"Popular Wartime President" Now Forgotten
One of the key developments in the recent spate of bad poll news for Bush is that the mainstream media, which has done much in the last two years to cultivate the fallacy of Bush as a “popular wartime president”, is now very ready to dispel that myth. This story in the AP this morning, summarizing the bad polls for Bush, including an American Research Group poll that shows for the first time a higher disapproval rating (48%) than approval rating (47%) is emblematic of the coverage now.
Yet Bush’s appearance at the UN this morning, designed just as much for domestic consumption as an appeal for international help isn’t likely to help him. According to accounts, Bush’s speech was received politely, but not as warmly as French president Chirac’s following address, wherein Bush’s defiance that the transition of power to Iraqis will be "neither hurried nor delayed by the wishes of other parties” was immediately challenged by Chirac’s rebuttal and German Chancellor Schroeder’s affirmation that the transfer needs to take place “in a matter of months.” In fact, several at the UN challenged Bush.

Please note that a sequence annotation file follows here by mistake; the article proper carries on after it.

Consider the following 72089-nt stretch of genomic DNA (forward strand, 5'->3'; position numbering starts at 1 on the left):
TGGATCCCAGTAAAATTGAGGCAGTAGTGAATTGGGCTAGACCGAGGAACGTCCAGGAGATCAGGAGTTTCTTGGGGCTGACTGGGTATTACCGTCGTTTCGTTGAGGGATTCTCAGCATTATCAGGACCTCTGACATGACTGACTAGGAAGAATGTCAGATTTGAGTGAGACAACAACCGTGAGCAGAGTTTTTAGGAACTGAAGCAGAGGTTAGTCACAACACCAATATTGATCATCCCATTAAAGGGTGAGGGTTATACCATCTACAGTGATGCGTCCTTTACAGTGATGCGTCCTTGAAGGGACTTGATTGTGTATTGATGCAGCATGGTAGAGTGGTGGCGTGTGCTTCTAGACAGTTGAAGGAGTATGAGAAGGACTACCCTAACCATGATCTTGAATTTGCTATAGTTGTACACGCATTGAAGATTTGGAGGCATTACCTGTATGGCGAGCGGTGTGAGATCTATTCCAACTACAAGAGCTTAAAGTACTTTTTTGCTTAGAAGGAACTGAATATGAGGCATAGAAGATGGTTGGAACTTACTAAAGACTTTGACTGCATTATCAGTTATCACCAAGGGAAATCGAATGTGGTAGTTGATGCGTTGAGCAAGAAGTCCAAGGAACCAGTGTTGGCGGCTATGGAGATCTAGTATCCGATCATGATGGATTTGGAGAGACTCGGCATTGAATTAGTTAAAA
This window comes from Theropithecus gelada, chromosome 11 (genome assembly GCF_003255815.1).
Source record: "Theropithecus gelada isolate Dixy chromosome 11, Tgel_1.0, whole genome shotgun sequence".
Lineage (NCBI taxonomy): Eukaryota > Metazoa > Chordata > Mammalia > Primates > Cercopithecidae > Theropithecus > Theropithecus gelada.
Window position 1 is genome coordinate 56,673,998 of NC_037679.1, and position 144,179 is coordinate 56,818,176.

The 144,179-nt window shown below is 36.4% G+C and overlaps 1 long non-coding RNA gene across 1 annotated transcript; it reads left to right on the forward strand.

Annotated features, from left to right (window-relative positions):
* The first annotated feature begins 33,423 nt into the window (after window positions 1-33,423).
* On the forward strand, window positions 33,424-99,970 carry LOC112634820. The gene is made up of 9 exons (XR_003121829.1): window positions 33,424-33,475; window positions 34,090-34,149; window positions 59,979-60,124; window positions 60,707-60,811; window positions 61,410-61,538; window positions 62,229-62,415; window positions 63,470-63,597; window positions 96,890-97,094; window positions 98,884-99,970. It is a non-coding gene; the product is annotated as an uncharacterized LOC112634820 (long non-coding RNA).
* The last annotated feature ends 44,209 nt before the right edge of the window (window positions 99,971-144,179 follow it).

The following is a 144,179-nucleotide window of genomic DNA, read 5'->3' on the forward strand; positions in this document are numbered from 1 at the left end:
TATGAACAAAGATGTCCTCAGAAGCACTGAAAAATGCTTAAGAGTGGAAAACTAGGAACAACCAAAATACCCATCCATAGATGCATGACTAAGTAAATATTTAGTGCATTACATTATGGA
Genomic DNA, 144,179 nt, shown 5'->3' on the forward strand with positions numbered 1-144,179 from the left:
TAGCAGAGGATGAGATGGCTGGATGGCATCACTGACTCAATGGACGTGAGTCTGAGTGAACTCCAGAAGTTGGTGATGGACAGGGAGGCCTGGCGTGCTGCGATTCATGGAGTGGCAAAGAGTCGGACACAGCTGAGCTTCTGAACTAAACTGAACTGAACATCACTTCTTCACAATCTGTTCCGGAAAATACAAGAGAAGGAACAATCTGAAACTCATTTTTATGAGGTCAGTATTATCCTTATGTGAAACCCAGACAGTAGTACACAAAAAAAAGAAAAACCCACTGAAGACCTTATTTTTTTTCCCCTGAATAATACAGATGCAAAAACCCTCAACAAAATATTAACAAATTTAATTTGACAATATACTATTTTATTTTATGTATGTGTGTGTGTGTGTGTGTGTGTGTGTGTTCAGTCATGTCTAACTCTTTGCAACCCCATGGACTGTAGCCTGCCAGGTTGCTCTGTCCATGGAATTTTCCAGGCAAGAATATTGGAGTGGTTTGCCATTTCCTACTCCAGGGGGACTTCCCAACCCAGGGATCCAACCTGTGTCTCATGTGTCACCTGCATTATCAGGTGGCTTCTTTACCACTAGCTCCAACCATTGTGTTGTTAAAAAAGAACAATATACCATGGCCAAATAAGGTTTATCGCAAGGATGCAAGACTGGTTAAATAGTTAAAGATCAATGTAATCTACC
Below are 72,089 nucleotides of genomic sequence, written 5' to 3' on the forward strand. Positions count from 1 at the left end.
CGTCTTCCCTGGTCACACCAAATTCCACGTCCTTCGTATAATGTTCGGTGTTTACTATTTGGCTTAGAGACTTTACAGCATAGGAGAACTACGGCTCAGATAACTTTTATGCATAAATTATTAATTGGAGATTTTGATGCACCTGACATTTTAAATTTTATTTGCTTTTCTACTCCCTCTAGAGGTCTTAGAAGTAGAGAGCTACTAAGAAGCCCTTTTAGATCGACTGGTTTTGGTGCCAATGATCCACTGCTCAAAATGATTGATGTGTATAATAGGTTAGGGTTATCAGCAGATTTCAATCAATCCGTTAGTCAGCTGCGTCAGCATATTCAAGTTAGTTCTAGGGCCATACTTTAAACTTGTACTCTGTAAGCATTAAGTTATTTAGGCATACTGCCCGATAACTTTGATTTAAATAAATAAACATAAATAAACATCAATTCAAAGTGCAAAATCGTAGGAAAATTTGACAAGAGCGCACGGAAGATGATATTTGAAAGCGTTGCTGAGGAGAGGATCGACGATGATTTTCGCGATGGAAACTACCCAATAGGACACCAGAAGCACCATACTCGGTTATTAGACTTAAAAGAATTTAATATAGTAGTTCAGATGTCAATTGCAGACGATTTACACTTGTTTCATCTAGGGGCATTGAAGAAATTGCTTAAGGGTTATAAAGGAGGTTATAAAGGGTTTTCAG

Bush may feel that standing up against the world on Iraq makes him look strong to his base, but the polls show that increasingly such a go-it-alone stance will win him little in November 2004 from independents and swing voters, especially as we continue to alienate the Iraqi populace with stories like this. Just because the White House wants to spin the NY Times that Bush is standing tall doesn't escape the fact that the GOP is scared.
The simple fact is that the terms of the debate have changed. Members of Congress themselves, including many Republicans, are now questioning why we are spending so much money to help Iraqis unilaterally when we don't even fix similar problems here at home.
Bush has lost control of the debate, and the national security club his own party has repeatedly used will no longer carry the day. With their self-interests paramount, even the GOP will distance themselves to an increasing degree from this go-it-alone "spend overseas, cut domestically" approach. The Rovian/PNAC foreign policy is leading Bush into the same problem his father faced, one that he swore he would avoid.